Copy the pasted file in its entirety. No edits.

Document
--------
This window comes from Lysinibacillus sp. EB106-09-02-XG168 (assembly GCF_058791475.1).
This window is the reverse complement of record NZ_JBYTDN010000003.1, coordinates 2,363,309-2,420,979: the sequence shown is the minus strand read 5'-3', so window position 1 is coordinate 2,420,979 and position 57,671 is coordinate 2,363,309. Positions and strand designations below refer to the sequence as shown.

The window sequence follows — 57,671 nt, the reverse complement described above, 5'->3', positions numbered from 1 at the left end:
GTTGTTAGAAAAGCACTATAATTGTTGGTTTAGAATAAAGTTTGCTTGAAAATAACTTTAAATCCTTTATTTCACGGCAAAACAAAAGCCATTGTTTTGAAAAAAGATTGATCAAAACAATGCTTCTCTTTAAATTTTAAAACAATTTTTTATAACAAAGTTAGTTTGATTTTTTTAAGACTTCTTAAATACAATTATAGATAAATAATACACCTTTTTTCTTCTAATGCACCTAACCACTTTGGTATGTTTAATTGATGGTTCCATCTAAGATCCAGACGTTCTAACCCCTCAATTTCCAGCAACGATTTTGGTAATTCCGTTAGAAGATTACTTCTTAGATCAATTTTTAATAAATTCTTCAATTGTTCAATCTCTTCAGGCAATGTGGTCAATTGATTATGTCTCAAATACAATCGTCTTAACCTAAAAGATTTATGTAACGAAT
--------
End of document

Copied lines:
This window comes from Lysinibacillus sp. EB106-09-02-XG168 (assembly GCF_058791475.1).
This window is the reverse complement of record NZ_JBYTDN010000003.1, coordinates 2,363,309-2,420,979: the sequence shown is the minus strand read 5'-3', so window position 1 is coordinate 2,420,979 and position 57,671 is coordinate 2,363,309. Positions and strand designations below refer to the sequence as shown.

The window sequence follows — 57,671 nt, the reverse complement described above, 5'->3', positions numbered from 1 at the left end:
GTTGTTAGAAAAGCACTATAATTGTTGGTTTAGAATAAAGTTTGCTTGAAAATAACTTTAAATCCTTTATTTCACGGCAAAACAAAAGCCATTGTTTTGAAAAAAGATTGATCAAAACAATGCTTCTCTTTAAATTTTAAAACAATTTTTTATAACAAAGTTAGTTTGATTTTTTTAAGACTTCTTAAATACAATTATAGATAAATAATACACCTTTTTTCTTCTAATGCACCTAACCACTTTGGTATGTTTAATTGATGGTTCCATCTAAGATCCAGACGTTCTAACCCCTCAATTTCCAGCAACGATTTTGGTAATTCCGTTAGAAGATTACTTCTTAGATCAATTTTTAATAAATTCTTCAATTGTTCAATCTCTTCAGGCAATGTGGTCAATTGATTATGTCTCAAATACAATCGTCTTAACCTAAAAGATTTATGTAACGAAT